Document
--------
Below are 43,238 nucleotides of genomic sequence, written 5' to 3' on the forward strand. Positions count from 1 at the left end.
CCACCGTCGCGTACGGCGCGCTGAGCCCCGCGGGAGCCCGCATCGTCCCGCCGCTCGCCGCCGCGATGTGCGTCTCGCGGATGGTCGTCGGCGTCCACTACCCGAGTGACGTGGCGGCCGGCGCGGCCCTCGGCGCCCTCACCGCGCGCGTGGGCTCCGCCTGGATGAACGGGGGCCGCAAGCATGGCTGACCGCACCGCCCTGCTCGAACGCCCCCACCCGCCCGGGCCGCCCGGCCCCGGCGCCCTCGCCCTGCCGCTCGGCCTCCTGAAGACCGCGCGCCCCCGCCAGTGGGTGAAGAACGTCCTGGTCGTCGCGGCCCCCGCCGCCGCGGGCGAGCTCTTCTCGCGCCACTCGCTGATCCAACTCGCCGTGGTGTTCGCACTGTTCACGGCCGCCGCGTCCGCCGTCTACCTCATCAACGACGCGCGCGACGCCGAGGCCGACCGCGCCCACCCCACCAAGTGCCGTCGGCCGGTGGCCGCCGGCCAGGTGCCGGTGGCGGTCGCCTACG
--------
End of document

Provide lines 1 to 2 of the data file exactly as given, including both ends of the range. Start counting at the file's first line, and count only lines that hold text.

Below are 43,238 nucleotides of genomic sequence, written 5' to 3' on the forward strand. Positions count from 1 at the left end.
CCACCGTCGCGTACGGCGCGCTGAGCCCCGCGGGAGCCCGCATCGTCCCGCCGCTCGCCGCCGCGATGTGCGTCTCGCGGATGGTCGTCGGCGTCCACTACCCGAGTGACGTGGCGGCCGGCGCGGCCCTCGGCGCCCTCACCGCGCGCGTGGGCTCCGCCTGGATGAACGGGGGCCGCAAGCATGGCTGACCGCACCGCCCTGCTCGAACGCCCCCACCCGCCCGGGCCGCCCGGCCCCGGCGCCCTCGCCCTGCCGCTCGGCCTCCTGAAGACCGCGCGCCCCCGCCAGTGGGTGAAGAACGTCCTGGTCGTCGCGGCCCCCGCCGCCGCGGGCGAGCTCTTCTCGCGCCACTCGCTGATCCAACTCGCCGTGGTGTTCGCACTGTTCACGGCCGCCGCGTCCGCCGTCTACCTCATCAACGACGCGCGCGACGCCGAGGCCGACCGCGCCCACCCCACCAAGTGCCGTCGGCCGGTGGCCGCCGGCCAGGTGCCGGTGGCGGTCGCCTACG